The most recent numbers provided by the Ohio Department of Rehabilitation and Correction show the continued spread of COVID-19 in Ohio prisons. Twenty-nine inmates and two officers have now died from the virus, and more than 3,600 have tested positive across the state's 27 facilities.
The vast majority of confirmed cases, and all but two of the deaths, have occurred at Marion and Pickaway Correctional Institutions, where facility-wide testing earlier this month revealed the extent of the outbreak. At Pickaway, 21 inmates and one officer have died.
The Ohio Capital Journal reported Thursday that Belmont Correctional Institution, near the Ohio-West Virginia border, looks to be the next "hot spot" in the state prison system. An ODRC spokeswoman said that there was a unit within Belmont in which all residents had been exposed to COVID-19 and were "likely positive.” She did not say how many inmates lived in the unit, but claimed that they were being "quarantined."
(Per the ODRC's definition, quarantining means "separating and restricting the movement" of those who have been exposed to the virus. All but four of the state's prisons, and indeed all the inmates at Belmont, are supposedly in quarantine.)
Like other Ohio prisons, Belmont is far over capacity, which exacerbates the challenges of social distancing in congregant settings. When CityBeat's sister paper The Cleveland Scene spoke with HIV-positive inmate Derek Lichtenwalter, whose request for early release was denied in March, he said that he could reach out and touch five or six people at any time when in his bunk.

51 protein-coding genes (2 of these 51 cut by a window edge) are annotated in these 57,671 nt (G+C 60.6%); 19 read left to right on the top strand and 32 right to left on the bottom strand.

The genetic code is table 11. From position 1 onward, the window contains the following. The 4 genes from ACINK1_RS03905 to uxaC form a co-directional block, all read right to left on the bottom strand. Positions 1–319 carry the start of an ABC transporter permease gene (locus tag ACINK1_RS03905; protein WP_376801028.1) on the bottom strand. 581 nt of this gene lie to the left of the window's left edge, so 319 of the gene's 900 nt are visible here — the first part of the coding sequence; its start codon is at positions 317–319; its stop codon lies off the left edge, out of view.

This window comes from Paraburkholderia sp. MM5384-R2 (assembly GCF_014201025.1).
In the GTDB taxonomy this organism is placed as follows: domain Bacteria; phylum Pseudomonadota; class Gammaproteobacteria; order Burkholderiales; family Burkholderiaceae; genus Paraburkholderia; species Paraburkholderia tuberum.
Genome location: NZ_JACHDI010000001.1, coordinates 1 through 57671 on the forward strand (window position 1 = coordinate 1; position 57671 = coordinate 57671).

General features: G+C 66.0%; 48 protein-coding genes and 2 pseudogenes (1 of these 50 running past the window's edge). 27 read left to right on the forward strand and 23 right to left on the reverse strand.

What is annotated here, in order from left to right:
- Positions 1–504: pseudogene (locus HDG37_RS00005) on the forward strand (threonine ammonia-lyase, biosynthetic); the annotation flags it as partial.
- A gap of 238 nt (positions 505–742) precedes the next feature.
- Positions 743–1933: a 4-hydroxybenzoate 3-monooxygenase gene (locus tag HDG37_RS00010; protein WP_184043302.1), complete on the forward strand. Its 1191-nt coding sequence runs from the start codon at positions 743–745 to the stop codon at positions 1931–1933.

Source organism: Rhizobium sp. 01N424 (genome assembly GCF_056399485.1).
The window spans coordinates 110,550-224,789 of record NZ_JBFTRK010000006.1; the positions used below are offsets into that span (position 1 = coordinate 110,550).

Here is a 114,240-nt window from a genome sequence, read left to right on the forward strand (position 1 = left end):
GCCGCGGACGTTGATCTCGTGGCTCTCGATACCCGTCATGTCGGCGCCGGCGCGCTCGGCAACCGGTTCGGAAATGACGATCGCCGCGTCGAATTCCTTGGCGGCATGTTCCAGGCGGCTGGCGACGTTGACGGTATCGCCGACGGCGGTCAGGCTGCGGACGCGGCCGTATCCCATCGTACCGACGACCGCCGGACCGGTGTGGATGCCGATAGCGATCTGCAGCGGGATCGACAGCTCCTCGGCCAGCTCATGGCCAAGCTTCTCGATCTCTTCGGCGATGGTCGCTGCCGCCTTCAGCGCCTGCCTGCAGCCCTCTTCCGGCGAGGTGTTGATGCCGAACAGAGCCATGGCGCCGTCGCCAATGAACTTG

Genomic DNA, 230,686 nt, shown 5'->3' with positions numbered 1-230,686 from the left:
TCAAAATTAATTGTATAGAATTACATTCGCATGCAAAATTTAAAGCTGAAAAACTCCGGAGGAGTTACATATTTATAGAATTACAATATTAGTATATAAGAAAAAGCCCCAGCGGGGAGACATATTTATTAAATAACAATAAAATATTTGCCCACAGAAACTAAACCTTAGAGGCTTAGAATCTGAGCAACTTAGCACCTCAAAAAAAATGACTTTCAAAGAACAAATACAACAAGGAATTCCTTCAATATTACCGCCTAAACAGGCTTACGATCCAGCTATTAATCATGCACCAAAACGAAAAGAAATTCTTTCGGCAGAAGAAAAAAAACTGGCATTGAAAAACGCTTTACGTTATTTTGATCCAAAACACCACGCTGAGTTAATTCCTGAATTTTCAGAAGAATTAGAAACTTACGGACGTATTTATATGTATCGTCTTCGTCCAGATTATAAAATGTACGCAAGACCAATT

"There's no adherence at all to social distancing," he told Scene. "It's impossible. It's not even impractical. It's just impossible."
The description was echoed by an inmate in the Capital Journal story, who said that inmates "can lay on our racks and hold each other’s hands. That's how close we are."
Gov. Mike DeWine said in a press conference this month that any prison which becomes a "hot spot" would undergo mass testing. Belmont has not yet tested inmates in a comprehensive way. They are currently testing only those with symptoms, and it's unclear at what infection level the facility becomes a "hot spot," according to the state. Right now, 37 inmates have tested positive and an additional seven are in isolation.
If infections at Belmont explode, resulting in deaths and costly intensive care for dozens if not hundreds of inmates, DeWine will be to blame. His refusal to release or relocate a significant number of prisoners during the pandemic has made the ODRC a national disgrace and is the strongest counterargument to the consensus about DeWine's COVID-19 response.
The governor has been lauded locally and nationally, even though he is now coming under fire for flip-flopping on state directives related to mask usage (as he yields to pressure from the worst and dumbest humans alive: members of the Ohio Business Community). But he has shown an utter lack of leadership and humanity on the prison issue.
Incarcerated Ohioans are still Ohioans. They're humans, too.